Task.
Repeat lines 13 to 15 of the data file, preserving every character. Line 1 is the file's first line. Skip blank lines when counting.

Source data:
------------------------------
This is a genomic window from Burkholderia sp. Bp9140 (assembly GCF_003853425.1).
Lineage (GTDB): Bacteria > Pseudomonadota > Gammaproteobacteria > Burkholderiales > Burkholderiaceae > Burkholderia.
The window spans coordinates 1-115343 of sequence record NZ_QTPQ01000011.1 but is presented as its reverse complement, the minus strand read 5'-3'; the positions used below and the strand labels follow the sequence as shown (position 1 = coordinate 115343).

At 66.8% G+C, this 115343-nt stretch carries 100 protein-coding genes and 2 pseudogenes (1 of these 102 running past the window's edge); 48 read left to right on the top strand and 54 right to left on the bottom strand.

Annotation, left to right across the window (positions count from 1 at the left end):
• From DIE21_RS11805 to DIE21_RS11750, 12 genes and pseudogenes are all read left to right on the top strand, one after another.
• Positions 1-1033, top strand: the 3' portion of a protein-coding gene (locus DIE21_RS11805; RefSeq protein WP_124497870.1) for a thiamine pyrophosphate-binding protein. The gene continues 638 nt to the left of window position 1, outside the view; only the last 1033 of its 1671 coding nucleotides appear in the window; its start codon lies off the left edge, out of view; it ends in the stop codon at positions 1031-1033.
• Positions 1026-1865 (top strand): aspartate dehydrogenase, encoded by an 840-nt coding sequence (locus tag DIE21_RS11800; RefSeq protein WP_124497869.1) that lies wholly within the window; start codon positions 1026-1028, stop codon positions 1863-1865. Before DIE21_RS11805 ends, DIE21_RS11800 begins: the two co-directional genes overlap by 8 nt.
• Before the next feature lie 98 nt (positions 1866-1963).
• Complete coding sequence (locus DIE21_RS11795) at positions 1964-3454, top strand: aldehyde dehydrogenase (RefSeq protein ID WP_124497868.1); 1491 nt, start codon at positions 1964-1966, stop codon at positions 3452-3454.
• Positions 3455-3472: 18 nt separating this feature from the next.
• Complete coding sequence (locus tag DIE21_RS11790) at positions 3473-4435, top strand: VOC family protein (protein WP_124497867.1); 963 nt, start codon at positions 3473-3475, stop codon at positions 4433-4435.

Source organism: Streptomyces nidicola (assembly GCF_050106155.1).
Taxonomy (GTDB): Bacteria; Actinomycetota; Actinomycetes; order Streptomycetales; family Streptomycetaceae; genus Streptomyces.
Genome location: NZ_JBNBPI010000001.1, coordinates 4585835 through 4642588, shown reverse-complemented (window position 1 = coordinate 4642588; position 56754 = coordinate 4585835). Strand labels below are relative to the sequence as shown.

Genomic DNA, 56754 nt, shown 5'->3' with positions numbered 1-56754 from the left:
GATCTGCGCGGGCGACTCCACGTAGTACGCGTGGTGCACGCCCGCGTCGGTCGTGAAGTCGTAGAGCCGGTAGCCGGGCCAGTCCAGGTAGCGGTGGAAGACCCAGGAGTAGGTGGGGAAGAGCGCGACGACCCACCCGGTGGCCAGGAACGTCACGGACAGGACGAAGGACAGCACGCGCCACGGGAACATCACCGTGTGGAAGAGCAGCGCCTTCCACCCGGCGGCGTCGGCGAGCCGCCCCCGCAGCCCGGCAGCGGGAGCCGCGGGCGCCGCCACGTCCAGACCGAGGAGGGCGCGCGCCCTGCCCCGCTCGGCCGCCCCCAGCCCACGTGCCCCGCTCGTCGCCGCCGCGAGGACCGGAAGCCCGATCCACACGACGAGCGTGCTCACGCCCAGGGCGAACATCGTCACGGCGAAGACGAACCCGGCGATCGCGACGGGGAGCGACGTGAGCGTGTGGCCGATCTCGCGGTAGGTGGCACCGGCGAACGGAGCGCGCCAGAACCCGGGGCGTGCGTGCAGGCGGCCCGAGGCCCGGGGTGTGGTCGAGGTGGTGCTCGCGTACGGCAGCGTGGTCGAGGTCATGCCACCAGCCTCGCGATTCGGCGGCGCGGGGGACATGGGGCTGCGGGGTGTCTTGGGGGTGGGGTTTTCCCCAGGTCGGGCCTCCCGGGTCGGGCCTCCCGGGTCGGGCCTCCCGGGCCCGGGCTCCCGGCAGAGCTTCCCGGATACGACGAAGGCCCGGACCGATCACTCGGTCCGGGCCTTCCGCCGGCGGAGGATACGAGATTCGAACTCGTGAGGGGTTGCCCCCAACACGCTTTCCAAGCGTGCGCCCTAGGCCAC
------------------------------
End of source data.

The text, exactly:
Source organism: Streptomyces nidicola (assembly GCF_050106155.1).
Taxonomy (GTDB): Bacteria; Actinomycetota; Actinomycetes; order Streptomycetales; family Streptomycetaceae; genus Streptomyces.
Genome location: NZ_JBNBPI010000001.1, coordinates 4585835 through 4642588, shown reverse-complemented (window position 1 = coordinate 4642588; position 56754 = coordinate 4585835). Strand labels below are relative to the sequence as shown.